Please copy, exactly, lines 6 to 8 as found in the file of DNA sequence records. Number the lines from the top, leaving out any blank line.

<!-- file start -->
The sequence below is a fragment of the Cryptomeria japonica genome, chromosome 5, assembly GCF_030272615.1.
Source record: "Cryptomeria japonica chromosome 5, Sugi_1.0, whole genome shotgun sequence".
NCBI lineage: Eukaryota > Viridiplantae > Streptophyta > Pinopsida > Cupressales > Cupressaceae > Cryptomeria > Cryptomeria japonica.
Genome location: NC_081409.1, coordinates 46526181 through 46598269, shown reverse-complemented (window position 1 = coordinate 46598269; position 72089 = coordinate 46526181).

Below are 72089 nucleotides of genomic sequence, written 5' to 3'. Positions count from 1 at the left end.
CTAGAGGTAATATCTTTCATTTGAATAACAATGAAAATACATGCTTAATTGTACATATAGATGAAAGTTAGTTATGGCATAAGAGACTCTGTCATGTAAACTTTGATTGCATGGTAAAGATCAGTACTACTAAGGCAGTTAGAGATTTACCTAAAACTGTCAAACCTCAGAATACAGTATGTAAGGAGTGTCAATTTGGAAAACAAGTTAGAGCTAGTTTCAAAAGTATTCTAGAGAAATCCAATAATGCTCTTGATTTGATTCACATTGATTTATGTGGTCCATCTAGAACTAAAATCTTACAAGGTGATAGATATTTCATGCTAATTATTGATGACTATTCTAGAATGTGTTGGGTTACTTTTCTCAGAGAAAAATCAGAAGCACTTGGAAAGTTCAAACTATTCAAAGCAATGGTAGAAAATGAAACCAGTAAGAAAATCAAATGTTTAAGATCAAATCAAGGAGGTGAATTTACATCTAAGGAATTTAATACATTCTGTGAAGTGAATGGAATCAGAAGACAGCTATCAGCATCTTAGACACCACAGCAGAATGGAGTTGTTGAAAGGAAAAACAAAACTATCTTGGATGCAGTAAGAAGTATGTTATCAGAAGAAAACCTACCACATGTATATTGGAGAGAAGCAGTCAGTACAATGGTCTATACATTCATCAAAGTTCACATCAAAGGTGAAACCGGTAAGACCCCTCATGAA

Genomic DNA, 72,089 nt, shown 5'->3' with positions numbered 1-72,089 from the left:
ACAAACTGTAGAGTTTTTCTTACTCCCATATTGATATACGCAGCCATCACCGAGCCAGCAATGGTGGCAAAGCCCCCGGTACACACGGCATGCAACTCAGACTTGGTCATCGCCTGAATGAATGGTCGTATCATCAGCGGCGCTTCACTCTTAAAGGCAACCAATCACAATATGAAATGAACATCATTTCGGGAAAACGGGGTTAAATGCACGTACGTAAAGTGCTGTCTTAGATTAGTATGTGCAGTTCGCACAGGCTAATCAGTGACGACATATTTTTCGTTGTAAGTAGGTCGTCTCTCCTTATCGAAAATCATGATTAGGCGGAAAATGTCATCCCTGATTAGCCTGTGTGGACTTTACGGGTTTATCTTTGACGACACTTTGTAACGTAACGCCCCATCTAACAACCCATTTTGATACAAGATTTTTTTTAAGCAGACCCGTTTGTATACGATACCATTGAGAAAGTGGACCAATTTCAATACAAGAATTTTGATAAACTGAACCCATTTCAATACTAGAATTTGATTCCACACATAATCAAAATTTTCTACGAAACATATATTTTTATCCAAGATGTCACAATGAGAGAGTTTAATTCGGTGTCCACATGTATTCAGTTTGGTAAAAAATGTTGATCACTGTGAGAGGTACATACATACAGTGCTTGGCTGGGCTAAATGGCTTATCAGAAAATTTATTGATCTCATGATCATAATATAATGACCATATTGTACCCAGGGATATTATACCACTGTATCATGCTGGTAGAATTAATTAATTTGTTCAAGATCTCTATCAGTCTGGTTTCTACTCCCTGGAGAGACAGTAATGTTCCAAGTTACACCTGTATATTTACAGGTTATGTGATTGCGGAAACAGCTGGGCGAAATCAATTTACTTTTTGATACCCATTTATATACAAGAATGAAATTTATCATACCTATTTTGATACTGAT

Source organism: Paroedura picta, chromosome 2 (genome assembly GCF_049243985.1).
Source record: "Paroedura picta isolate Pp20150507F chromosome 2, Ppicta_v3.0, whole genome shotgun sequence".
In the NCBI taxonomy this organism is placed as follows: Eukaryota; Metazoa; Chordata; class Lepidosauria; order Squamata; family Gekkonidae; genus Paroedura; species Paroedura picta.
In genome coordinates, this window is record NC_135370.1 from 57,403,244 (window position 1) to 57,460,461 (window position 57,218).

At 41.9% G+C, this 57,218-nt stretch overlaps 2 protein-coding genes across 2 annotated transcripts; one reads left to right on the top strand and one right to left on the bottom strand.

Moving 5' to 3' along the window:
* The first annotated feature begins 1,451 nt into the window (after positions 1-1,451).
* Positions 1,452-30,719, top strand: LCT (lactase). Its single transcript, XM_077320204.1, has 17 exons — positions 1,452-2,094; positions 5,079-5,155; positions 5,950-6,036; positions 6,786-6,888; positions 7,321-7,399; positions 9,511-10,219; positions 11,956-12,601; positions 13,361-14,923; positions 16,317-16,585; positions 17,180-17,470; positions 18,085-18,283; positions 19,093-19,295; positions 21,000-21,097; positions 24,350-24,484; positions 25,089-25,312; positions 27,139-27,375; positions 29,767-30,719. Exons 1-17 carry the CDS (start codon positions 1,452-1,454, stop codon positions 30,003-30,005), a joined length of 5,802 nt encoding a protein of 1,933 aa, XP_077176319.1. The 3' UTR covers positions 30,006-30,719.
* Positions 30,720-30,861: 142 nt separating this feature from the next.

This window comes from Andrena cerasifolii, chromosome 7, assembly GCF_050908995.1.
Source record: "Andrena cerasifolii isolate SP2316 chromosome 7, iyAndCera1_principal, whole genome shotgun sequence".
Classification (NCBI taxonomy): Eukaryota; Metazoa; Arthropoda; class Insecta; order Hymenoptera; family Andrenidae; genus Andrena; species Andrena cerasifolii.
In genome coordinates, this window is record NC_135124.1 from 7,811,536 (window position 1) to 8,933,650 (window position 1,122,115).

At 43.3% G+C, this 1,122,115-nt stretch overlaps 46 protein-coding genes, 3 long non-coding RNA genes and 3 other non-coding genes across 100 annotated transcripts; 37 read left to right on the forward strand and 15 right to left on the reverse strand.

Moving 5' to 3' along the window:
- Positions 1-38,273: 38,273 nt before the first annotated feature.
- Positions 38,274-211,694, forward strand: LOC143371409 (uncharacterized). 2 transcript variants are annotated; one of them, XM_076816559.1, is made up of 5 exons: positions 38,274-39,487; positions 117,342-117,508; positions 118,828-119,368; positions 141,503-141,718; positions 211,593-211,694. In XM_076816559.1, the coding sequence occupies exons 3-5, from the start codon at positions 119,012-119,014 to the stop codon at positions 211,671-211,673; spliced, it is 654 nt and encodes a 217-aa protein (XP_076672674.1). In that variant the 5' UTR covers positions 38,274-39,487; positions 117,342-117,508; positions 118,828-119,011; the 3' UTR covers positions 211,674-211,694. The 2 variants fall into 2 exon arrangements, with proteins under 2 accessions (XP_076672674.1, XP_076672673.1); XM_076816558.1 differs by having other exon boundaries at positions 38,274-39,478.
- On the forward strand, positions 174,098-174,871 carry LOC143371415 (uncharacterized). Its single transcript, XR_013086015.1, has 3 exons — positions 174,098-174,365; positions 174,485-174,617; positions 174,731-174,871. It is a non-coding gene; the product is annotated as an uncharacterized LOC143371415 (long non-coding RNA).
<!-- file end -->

CTAGAGGTAATATCTTTCATTTGAATAACAATGAAAATACATGCTTAATTGTACATATAGATGAAAGTTAGTTATGGCATAAGAGACTCTGTCATGTAAACTTTGATTGCATGGTAAAGATCAGTACTACTAAGGCAGTTAGAGATTTACCTAAAACTGTCAAACCTCAGAATACAGTATGTAAGGAGTGTCAATTTGGAAAACAAGTTAGAGCTAGTTTCAAAAGTATTCTAGAGAAATCCAATAATGCTCTTGATTTGATTCACATTGATTTATGTGGTCCATCTAGAACTAAAATCTTACAAGGTGATAGATATTTCATGCTAATTATTGATGACTATTCTAGAATGTGTTGGGTTACTTTTCTCAGAGAAAAATCAGAAGCACTTGGAAAGTTCAAACTATTCAAAGCAATGGTAGAAAATGAAACCAGTAAGAAAATCAAATGTTTAAGATCAAATCAAGGAGGTGAATTTACATCTAAGGAATTTAATACATTCTGTGAAGTGAATGGAATCAGAAGACAGCTATCAGCATCTTAGACACCACAGCAGAATGGAGTTGTTGAAAGGAAAAACAAAACTATCTTGGATGCAGTAAGAAGTATGTTATCAGAAGAAAACCTACCACATGTATATTGGAGAGAAGCAGTCAGTACAATGGTCTATACATTCATCAAAGTTCACATCAAAGGTGAAACCGGTAAGACCCCTCATGAA

Genomic DNA, 72,089 nt, shown 5'->3' with positions numbered 1-72,089 from the left:
ACAAACTGTAGAGTTTTTCTTACTCCCATATTGATATACGCAGCCATCACCGAGCCAGCAATGGTGGCAAAGCCCCCGGTACACACGGCATGCAACTCAGACTTGGTCATCGCCTGAATGAATGGTCGTATCATCAGCGGCGCTTCACTCTTAAAGGCAACCAATCACAATATGAAATGAACATCATTTCGGGAAAACGGGGTTAAATGCACGTACGTAAAGTGCTGTCTTAGATTAGTATGTGCAGTTCGCACAGGCTAATCAGTGACGACATATTTTTCGTTGTAAGTAGGTCGTCTCTCCTTATCGAAAATCATGATTAGGCGGAAAATGTCATCCCTGATTAGCCTGTGTGGACTTTACGGGTTTATCTTTGACGACACTTTGTAACGTAACGCCCCATCTAACAACCCATTTTGATACAAGATTTTTTTTAAGCAGACCCGTTTGTATACGATACCATTGAGAAAGTGGACCAATTTCAATACAAGAATTTTGATAAACTGAACCCATTTCAATACTAGAATTTGATTCCACACATAATCAAAATTTTCTACGAAACATATATTTTTATCCAAGATGTCACAATGAGAGAGTTTAATTCGGTGTCCACATGTATTCAGTTTGGTAAAAAATGTTGATCACTGTGAGAGGTACATACATACAGTGCTTGGCTGGGCTAAATGGCTTATCAGAAAATTTATTGATCTCATGATCATAATATAATGACCATATTGTACCCAGGGATATTATACCACTGTATCATGCTGGTAGAATTAATTAATTTGTTCAAGATCTCTATCAGTCTGGTTTCTACTCCCTGGAGAGACAGTAATGTTCCAAGTTACACCTGTATATTTACAGGTTATGTGATTGCGGAAACAGCTGGGCGAAATCAATTTACTTTTTGATACCCATTTATATACAAGAATGAAATTTATCATACCTATTTTGATACTGAT